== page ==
The idea of creating a Palestinian state outside historic Palestine – in either Jordan or Sinai – has a long pedigree in Zionist thinking. “Jordan is Palestine” has been a rallying cry on the Israeli right for decades. There have been parallel suggestions for Sinai.

In recent times, the Sinai option has found favour with the Israeli right, especially following the outbreak of the second intifada 14 years ago. Support appears to have intensified after the disengagement in 2005 and Hamas’ victory in the Palestinian national elections a year later.

Notably, the scheme became the centrepiece of the 2004 Herzliya conference, an annual meeting of Israel’s political, academic and security elites to exchange and develop policy ideas. It was then enthusiastically adopted by Uzi Arad, the conference’s founder and a long-time adviser to Benjamin Netanyahu, the current prime minister.

He proposed a three-way exchange, in which the Palestinians would get part of Sinai for their state, while in return Israel would receive most of the West Bank, and Egypt would be given a land passage across the Negev to connect it to Jordan.

A variation of the “Sinai is Palestine” option was dusted off again by the right during Operation Protective Edge, Israel’s 50-day attack on Gaza this summer.

Moshe Feiglin, the Speaker of the Israeli Knesset and a member of Netanyahu’s Likud party, called for Gaza’s inhabitants to be expelled from their homes under cover of the operation and moved into Sinai, in what he termed a “solution for Gaza”.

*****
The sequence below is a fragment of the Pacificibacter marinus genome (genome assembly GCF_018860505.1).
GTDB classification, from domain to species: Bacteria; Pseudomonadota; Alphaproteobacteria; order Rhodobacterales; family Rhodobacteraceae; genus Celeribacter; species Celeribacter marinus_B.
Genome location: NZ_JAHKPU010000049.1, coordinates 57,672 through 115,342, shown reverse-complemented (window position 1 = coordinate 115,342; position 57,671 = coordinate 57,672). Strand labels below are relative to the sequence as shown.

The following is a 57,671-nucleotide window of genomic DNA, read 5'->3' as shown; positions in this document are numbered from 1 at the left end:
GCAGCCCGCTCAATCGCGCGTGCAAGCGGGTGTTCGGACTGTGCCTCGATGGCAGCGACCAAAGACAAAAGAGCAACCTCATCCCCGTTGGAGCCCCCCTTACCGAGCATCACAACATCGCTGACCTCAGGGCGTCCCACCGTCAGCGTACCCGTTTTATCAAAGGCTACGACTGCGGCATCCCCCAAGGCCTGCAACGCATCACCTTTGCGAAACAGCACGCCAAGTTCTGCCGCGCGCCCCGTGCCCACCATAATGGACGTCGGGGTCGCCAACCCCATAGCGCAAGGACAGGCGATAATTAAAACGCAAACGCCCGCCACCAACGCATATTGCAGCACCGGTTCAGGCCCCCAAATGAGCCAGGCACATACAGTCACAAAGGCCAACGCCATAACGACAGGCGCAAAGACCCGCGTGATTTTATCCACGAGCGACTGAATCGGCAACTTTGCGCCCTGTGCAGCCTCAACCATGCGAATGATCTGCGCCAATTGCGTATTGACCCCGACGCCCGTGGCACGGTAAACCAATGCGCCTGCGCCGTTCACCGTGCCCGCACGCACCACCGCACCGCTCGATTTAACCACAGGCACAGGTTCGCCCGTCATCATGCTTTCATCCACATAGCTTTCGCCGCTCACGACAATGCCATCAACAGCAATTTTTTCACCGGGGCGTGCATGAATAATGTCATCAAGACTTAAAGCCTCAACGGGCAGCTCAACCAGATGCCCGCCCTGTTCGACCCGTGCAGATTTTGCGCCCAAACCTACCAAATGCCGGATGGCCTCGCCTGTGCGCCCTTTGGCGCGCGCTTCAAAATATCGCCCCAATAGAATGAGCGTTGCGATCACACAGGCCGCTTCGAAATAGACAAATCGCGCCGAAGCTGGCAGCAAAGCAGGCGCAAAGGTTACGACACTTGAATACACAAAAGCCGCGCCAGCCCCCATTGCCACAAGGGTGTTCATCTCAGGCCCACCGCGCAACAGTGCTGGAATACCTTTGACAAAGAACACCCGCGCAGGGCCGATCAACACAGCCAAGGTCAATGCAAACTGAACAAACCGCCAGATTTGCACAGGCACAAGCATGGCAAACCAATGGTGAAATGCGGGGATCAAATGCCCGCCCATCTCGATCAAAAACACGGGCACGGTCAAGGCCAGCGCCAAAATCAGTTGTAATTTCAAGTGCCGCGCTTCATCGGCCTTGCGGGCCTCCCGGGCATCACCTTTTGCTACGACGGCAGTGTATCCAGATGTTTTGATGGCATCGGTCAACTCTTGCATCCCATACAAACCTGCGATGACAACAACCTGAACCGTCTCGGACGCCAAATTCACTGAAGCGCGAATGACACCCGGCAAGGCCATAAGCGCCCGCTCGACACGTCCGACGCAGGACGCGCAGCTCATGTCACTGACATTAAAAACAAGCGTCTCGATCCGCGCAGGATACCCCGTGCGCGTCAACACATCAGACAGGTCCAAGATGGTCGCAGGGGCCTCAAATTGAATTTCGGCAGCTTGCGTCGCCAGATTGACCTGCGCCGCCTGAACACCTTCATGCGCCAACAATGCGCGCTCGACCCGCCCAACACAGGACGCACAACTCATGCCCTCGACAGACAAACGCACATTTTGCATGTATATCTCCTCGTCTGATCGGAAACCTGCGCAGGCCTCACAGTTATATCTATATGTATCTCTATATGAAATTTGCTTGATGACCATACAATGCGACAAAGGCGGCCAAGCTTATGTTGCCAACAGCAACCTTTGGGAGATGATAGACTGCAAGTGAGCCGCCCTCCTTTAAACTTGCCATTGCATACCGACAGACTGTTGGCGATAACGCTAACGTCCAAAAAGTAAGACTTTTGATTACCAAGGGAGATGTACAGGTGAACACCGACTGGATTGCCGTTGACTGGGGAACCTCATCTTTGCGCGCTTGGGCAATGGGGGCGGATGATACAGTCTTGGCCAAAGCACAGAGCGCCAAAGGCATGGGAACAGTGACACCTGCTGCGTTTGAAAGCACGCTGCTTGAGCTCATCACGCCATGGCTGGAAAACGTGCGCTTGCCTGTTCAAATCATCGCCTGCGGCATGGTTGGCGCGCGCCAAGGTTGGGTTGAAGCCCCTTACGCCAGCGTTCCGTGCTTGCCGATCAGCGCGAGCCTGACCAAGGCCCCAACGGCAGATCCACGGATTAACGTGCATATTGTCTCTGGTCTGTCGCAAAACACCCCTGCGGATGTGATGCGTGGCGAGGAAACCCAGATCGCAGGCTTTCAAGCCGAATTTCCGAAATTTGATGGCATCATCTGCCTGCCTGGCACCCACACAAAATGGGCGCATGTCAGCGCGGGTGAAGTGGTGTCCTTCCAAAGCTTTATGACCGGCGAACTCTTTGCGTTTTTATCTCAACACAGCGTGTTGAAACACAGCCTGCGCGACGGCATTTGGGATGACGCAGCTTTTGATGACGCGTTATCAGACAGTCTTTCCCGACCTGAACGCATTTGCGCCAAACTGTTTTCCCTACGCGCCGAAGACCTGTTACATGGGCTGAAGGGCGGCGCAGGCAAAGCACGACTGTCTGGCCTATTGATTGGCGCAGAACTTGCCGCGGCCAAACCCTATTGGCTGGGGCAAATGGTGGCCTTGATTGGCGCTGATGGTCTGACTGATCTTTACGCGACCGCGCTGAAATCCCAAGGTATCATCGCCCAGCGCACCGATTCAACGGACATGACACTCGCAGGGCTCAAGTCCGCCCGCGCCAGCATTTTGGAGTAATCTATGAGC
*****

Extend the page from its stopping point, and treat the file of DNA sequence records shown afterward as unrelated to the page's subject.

Did Morsi offer Sinai?

Given that the rationale of the Sinai option is to remove Palestinians from what the Israeli right considers Greater Israel, and such a plan is vehemently opposed by all Palestinian factions, including Hamas, why would Morsi have backed it?

Further, why would he have proposed giving up a chunk of Egyptian territory to satisfy Israeli ambitions, thereby undermining his domestic credibility, at a time when he was fighting for political survival on many other fronts?

One possibility is that Abbas’ office simply made up the story to discredit Morsi and the Muslim Brotherhood, and by extension Abbas’ political rivals in Hamas, and thereby win favour with Sisi.

But few Palestinians or Egyptians appear to have found the claim credible, and Sisi has shown no interest in pursuing this line of attack against Morsi. Why would Abbas fabricate a story that might rebound on him by linking him to underhanded moves by Egypt, Israel and the US?

There are two further pieces of the jigsaw suggesting that there may be more to the Sinai story than meets the eye.

The first are comments made by Abbas shortly before the Israeli media began reporting the alleged offer by Sisi, as rumours started circulating in the Arab media.

Abbas signalled at a meeting with Fatah loyalists on August 31 that a proposal to create a Palestinian state in Sinai was still of interest to Egyptian officials.

He reportedly said: “A senior leader in Egypt said: ‘a refuge must be found for the Palestinians and we have all this open land.’ This was said to me personally. But it’s illogical for the problem to be solved at Egypt’s expense. We won’t have it.”

The Times of Israel website said it had subsequently confirmed the comments with Abbas.

The Palestinian leader made similar remarks on Egyptian TV a week earlier, when he told an interviewer an Israeli plan for the Sinai had been “unfortunately accepted by some here [in Egypt]. Don’t ask me more about that. We abolished it, because it can’t be.”